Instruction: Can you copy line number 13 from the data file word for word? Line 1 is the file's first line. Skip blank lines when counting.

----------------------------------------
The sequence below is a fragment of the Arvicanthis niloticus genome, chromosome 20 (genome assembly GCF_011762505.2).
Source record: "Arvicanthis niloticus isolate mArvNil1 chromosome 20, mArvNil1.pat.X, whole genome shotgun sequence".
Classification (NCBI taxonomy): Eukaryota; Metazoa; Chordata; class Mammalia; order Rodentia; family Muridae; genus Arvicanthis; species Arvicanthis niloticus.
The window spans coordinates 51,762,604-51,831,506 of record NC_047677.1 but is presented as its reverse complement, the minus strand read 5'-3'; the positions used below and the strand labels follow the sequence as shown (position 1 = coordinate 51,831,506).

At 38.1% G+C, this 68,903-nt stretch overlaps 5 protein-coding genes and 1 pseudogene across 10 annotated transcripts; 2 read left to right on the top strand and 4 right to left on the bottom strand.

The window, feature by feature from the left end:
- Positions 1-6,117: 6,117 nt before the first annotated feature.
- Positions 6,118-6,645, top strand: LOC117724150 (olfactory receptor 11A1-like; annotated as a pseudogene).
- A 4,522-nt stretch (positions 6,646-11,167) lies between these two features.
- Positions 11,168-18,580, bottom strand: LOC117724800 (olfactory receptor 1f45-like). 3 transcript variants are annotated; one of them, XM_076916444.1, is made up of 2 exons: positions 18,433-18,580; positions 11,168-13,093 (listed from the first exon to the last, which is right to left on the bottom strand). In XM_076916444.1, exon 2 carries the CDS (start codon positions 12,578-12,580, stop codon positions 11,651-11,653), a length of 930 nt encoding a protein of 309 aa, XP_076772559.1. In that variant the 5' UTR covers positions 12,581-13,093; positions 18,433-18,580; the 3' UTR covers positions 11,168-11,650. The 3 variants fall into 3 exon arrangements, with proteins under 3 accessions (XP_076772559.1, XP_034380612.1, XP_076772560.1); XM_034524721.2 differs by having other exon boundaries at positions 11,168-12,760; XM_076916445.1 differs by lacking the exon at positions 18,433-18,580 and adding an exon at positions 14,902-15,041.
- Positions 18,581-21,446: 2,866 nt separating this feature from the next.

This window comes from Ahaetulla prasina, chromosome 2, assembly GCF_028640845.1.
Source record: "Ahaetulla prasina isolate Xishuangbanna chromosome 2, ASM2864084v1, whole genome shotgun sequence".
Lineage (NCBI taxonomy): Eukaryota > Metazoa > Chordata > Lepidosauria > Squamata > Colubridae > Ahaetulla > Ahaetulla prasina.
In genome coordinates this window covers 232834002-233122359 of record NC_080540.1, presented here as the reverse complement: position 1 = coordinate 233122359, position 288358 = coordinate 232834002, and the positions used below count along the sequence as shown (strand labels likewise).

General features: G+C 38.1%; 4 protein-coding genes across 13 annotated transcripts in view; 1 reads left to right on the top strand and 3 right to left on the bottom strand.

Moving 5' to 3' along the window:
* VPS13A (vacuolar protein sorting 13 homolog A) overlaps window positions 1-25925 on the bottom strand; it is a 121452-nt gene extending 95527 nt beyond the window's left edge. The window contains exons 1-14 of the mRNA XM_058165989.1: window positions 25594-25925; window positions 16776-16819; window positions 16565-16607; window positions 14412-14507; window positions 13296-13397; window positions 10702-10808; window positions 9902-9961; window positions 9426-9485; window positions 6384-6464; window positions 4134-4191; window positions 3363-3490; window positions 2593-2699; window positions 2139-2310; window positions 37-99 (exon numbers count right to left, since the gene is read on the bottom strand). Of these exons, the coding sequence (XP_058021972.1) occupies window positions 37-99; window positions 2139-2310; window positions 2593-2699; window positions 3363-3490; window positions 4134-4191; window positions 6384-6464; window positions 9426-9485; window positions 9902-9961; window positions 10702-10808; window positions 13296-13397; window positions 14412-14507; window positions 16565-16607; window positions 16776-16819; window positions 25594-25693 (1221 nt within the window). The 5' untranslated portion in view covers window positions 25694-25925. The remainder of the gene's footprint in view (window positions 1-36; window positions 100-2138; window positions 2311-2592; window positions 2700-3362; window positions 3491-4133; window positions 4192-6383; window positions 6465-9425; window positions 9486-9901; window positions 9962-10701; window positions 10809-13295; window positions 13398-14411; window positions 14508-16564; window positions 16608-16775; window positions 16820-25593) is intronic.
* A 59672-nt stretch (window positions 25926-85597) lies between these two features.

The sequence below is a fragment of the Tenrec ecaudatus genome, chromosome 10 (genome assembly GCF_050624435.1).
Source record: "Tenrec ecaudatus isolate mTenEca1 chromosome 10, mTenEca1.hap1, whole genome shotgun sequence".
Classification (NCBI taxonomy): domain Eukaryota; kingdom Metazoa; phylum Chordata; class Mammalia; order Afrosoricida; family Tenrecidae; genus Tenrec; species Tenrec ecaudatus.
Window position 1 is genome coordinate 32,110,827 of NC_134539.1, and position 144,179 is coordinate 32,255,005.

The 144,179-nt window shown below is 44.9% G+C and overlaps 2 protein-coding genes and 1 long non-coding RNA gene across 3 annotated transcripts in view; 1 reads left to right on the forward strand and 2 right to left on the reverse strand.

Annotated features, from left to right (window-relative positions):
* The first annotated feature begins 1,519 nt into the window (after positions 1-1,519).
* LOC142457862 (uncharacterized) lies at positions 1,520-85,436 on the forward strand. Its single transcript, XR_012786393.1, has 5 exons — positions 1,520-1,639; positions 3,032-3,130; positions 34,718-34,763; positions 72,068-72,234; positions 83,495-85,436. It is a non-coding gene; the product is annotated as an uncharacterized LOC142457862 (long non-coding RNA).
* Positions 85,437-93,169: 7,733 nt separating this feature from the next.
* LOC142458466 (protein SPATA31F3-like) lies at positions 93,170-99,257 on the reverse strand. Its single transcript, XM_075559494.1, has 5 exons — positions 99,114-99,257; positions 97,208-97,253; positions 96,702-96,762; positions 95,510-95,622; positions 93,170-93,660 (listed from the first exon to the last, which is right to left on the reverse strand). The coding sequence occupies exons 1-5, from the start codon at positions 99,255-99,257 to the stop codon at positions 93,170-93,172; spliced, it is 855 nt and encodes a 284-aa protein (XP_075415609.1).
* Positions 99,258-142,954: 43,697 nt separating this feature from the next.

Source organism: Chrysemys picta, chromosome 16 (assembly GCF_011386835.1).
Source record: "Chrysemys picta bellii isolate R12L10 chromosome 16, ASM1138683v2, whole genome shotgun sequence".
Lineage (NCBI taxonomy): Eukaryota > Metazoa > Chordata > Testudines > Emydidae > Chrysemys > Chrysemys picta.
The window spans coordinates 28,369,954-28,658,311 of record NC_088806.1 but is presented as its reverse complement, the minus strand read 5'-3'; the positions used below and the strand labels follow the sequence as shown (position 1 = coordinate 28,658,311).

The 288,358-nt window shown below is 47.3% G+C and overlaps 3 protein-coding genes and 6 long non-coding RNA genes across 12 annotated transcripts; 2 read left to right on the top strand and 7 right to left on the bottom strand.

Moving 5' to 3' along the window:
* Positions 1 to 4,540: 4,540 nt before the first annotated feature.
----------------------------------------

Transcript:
Source record: "Ahaetulla prasina isolate Xishuangbanna chromosome 2, ASM2864084v1, whole genome shotgun sequence".